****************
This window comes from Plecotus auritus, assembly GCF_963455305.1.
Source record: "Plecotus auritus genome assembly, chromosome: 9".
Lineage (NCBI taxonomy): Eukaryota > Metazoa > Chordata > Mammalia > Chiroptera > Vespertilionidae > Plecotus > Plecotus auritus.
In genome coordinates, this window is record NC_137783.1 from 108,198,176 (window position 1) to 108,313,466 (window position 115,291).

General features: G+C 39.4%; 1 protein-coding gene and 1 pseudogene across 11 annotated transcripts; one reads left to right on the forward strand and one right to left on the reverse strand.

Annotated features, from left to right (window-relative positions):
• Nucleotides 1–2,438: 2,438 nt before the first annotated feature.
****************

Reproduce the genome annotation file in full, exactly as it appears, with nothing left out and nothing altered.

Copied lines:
This window comes from Plecotus auritus, assembly GCF_963455305.1.
Source record: "Plecotus auritus genome assembly, chromosome: 9".
Lineage (NCBI taxonomy): Eukaryota > Metazoa > Chordata > Mammalia > Chiroptera > Vespertilionidae > Plecotus > Plecotus auritus.
In genome coordinates, this window is record NC_137783.1 from 108,198,176 (window position 1) to 108,313,466 (window position 115,291).

General features: G+C 39.4%; 1 protein-coding gene and 1 pseudogene across 11 annotated transcripts; one reads left to right on the forward strand and one right to left on the reverse strand.

Annotated features, from left to right (window-relative positions):
• Nucleotides 1–2,438: 2,438 nt before the first annotated feature.